Architect recalls Vt. vernacular
MIDDLEBURY — Architect Turner Brooks grew up visiting the Ferrisburgh home of family friend Clement Hurd, illustrator of the beloved children’s book “Goodnight Moon.” Brooks still references the whimsical illustrations today when describing his own design work.
“There’s an incredible, strong juxtaposition of the intimate and the infinite,” he said during his recent lecture at Middlebury College, pointing during a slide showing to one of Hurd’s drawings of the bunny’s cozy bedroom with the lone window displaying the infinite night sky.
Brooks, the third in the series of Middlebury College’s 2010 Cameron Visiting Architects, has worked to partner the two extremes in a number of the homes and buildings he’s designed in the years since those childhood visits, which he described as nearly magical.
“We’d leave Grand Central on a train late at night, go to sleep, and wake up in the Vermont landscape,” he recalled.
Like Hurd, Brooks went on to study architecture at Yale University. Also like the architect-gone-illustrator, Brooks found inspiration in the Vermont landscape. After graduating from Yale in the ’70s, Brooks returned to Vermont and started his first architecture practice in Starksboro, where he still lives for part of the year.
Brooks worked with a group of local carpenters on a number of design/build projects in the ’80s, including the Peek House on Monkton Pond. The 1,600-square-foot home features the curved walls and narrow-to-expansive spaces that Brooks loves to design.
As a young architect, Brooks found inspiration in the “clunky, vernacular” homes, shacks and trailers that sprinkle the Vermont countryside. He preferred the fishing shanties and sugarhouses — shapes that he calls “anthropomorphic” — to the modern skyscrapers “that looked like renderings” that he worked on before relocating to Starksboro.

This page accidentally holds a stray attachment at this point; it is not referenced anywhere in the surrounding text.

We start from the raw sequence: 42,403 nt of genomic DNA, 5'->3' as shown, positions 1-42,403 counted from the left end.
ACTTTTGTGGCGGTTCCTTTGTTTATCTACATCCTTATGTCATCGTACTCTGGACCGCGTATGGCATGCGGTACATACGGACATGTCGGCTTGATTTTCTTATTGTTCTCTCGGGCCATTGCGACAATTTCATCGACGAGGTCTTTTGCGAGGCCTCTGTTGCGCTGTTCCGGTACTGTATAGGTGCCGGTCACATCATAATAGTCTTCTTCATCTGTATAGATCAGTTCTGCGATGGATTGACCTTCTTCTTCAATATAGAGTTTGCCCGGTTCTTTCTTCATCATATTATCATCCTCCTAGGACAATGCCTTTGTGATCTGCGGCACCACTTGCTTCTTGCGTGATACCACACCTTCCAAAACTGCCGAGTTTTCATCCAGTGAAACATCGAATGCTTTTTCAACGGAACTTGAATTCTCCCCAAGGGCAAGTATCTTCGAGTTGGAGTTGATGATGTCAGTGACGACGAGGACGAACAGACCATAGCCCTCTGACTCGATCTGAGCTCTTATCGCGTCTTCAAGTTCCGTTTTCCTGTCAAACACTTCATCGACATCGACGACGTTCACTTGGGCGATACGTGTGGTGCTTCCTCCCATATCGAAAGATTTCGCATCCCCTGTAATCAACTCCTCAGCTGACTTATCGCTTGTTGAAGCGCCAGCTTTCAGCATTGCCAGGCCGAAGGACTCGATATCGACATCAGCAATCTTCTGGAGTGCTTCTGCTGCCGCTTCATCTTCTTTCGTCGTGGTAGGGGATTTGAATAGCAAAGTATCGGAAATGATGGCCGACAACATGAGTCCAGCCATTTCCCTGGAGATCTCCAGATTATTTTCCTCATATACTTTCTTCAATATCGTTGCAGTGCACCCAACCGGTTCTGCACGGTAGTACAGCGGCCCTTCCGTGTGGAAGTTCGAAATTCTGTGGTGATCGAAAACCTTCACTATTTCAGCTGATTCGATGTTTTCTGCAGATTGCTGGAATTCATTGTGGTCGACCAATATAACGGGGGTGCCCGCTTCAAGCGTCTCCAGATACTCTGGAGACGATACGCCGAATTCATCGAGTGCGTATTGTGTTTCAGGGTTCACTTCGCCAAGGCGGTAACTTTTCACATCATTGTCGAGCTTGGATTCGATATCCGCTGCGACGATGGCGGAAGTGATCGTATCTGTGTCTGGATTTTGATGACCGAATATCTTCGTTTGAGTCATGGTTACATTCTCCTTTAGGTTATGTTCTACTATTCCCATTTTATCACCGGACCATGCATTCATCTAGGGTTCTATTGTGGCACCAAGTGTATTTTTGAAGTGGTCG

“Why the trailers? They are not great, special things to live in, but they looked like vehicles that were moving across the landscape,” Brooks said. “And to me, that makes sense in this landscape that is essentially an agricultural landscape.”
Brooks has designed more than 20 homes in Vermont, 13 of which are located in Addison County. Most of these homes are small, ranging from 1,000 to 3,000 square feet, including the Chaffin house, a house in New Haven that was built on giant sled runners and towed by the owner’s tractor to different parcels of land.
“It’s an appropriate thing for Vermont that you are in a cozy and contained space,” he said. “At least, that’s what I thought.”
In the mid-’80s, Brooks moved back to New Haven, Conn., to work as a professor of architecture at Yale, a position he still holds. Since his time in Vermont, he has worked on a number of high-profile projects, including the design of an institute for high-functioning autistic children in upstate New York and part of the Harvey Cushing/John Hay Whitney Medical Library at Yale.
For the medical library, Brooks was hired to create a space to display the 600 jarred brains collected by Dr. Cushing, an innovative brain surgeon in the early part of the 20th century. The design that Brooks came up with revolved around the notion of what he calls a “canyon of brains.”
“When you leave it, you have to wonder whether they all start conversing with each other or not,” he said of the brains, floating in amber liquid, that line the walls of the small, underground chamber that was completed earlier this year.
Brooks told those in the crowded college classroom that he hopes to continue working in the museum and archive realm, though he never wants to lose touch with his first love — home design.
“I love doing houses,” he said. “I never want to stop.”
Tamara Hilmes is at email@example.com.